Agenda for Overview & Scrutiny Commission on Tuesday, 31st January, 2012, 4.00pm

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Agenda and minutes

Venue: Council Chamber, Hove Town Hall. View directions

Contact: Tom Hook  Head of Scrutiny


No. Item


Procedural Business pdf icon PDF 51 KB

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    The Chair reminded the meeting that the proceedings were being webcast live and the recording would be saved.


    60a Declarations of Substitutes


    Councillor Sykes was substituting for Councillor Powell and Councillor MacCafferty for Councillor Littman.


    60b Declarations of Interests


    There were none.


    60c Declaration of Party Whip


    There were none.


    60d Exclusion of Press and Public


    In accordance with section 100A(4) of the Local Government Act 1972, it was considered whether the press and public should be excluded from the meeting during the consideration of any items contained in the agenda, having regard to the nature of the business to be transacted and the nature of the proceedings and the likelihood as to whether, if members of the press and public were present, there would be disclosure to them of confidential or exempt information as defined in section 100I (1) of the said Act.


    RESOLVED: That the press and public be not excluded from the meeting.









Minutes of the meeting held on 13 December 2011 pdf icon PDF 93 KB

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    61.1 The minutes of the meeting held on 13 December were agreed and signed by the Chair.


Chair's Communications

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    62.1 There were none.


Public Questions/ Letters from Councillors/Referrals from Committees/Notices of Motion referred from Council pdf icon PDF 37 KB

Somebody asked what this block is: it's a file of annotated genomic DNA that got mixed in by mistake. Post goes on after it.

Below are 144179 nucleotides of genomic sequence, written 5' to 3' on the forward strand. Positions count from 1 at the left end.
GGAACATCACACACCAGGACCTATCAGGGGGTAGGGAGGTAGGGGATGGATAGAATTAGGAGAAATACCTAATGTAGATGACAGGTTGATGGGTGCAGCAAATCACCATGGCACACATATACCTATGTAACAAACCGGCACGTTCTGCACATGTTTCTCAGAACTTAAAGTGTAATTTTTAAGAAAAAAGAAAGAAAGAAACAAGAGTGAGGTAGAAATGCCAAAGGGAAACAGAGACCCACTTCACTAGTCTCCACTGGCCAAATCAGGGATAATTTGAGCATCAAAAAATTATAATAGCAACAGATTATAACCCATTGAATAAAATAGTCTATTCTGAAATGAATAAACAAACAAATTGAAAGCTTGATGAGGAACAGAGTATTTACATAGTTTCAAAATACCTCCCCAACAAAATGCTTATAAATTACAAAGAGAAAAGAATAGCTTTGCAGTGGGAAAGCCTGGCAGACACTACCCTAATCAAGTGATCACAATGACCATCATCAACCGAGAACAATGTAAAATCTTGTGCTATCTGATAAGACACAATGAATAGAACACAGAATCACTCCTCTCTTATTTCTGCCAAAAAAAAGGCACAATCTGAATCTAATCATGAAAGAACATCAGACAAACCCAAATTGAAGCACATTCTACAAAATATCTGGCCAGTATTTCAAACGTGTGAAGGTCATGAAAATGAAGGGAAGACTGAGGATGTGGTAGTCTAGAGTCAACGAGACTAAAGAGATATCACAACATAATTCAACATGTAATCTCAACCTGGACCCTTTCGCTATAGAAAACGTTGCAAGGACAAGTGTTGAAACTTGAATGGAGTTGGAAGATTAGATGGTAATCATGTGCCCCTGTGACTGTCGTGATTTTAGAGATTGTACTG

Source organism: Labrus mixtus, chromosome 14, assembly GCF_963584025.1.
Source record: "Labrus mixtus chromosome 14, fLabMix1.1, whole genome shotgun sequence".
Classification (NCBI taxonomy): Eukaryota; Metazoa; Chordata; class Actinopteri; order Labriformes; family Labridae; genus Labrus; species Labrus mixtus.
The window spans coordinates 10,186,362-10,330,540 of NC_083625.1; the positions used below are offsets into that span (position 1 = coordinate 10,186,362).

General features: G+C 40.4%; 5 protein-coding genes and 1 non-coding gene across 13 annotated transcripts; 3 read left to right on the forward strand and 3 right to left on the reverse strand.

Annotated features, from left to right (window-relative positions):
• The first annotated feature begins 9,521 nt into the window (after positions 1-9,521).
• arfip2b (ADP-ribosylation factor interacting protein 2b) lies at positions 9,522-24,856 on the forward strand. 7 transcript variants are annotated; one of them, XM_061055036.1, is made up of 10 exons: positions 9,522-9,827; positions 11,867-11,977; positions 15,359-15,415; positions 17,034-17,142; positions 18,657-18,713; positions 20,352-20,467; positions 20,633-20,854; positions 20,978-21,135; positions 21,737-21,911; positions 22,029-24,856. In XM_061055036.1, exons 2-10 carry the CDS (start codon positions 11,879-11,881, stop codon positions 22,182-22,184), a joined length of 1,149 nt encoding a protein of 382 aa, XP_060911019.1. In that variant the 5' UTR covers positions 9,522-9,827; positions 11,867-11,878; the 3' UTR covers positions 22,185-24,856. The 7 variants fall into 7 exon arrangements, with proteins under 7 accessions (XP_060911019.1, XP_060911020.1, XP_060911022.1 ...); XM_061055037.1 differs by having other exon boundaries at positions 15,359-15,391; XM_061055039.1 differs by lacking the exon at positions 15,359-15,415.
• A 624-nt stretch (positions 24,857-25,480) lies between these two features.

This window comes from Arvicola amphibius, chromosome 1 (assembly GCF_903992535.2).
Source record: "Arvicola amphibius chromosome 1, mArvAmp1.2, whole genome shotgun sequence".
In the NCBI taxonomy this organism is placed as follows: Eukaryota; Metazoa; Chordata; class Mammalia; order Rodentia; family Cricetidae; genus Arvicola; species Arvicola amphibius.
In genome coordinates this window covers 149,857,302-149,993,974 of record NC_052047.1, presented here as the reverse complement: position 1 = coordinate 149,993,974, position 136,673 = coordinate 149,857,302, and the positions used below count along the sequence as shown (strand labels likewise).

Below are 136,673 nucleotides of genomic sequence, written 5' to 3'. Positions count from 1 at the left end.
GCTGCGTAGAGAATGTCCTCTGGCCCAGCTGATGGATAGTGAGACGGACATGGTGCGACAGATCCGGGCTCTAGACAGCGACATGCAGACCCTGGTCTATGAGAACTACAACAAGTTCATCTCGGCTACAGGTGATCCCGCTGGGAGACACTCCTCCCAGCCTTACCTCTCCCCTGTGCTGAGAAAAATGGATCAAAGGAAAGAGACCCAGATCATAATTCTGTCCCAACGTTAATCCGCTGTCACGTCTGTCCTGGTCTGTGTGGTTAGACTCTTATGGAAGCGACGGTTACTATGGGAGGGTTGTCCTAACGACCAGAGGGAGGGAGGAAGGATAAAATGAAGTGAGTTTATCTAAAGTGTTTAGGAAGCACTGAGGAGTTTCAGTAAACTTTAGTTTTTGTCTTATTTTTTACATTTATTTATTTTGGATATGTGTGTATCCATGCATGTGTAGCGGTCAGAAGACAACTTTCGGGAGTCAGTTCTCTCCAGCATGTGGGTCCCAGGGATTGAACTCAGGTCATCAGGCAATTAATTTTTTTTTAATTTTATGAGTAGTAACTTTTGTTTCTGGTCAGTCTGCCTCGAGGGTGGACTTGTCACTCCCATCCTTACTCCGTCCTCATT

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    63.1 Councillor Phelim MacCafferty introduced his request for scrutiny, referring to the murder of Andrea Waddell and describing the discrimination and misunderstanding faced by the Trans community. Trans issues were excluded from the Stonewall equalities index. A scrutiny panel would be timely in view of new government guidelines, work to be done during the year on Trans issues by the LGBT Workers’ Forum, and the setting up of an LGBT health inclusion project and LGBT community safety forum. At a meeting earlier this month with FTM Brighton and the Clare project, a joint work programme had been established and the Leader of the Council had indicated support for a scrutiny review.


    63.2 Councillor MacCafferty said public institutions continued not to challenge transphobia effectively and the Council should be taking the lead with best practice to help change attitudes in the CIty. He asked that OSC agree to set up a Scrutiny Panel that would bring in key witnesses to highlight the needs of the Trans community.


    63.3 Some Members directly supported the scrutiny request. Councillor Warren Morgan, Chair of Environment and Community Safety O&S Committee said this was an area that had not taken priority and was due for review.


    63.4 Some Members were not against the proposal but were concerned that any scrutiny should not duplicate work that was already planned or under way. Following discussion the Commission unanimously agreed to ask for a full scoping report to the next meeting.


    63.5 RESOLVED that a scoping report be brought to the 27 March OSC meeting.



City Performance Plan and Organisational Health Report pdf icon PDF 99 KB

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    64.1 Paula Black the Head of Analysis and Performance, gave a presentation on the 6-monthly reports on the City Performance Plan and Organisational Health and circulated a diagram of the performance and risk management framework. It was a difficult time of uncertainty in resources for the Council and partners, to report on achievements, targets and future activity against the framework.


    64. 2 This was a move towards outcome-led and away from indicator-led reporting with explanation of progress rather than the use of suite of indicators.


    64.3 There had been good progress on some of the City’s priorities as set out in the report, including for example the visitor economy, conference economy, reductions in first-time entrants to the youth justice system and Decent Homes. Key areas of concern included child poverty, young people not in education employment or training and homelessness. The report gave some reasons for targets not being met at the 6-month stage, plus work to mitigate some of the effects.


    64.4 The Organisational Health report was being ‘tweaked’ to take into account the Corporate Plan. The exceptions report showed the ‘red’ areas of performance where targets were not being met; 5 of top 5% of earners who declare they have a disability and number of Local Government Ombudsman complaints.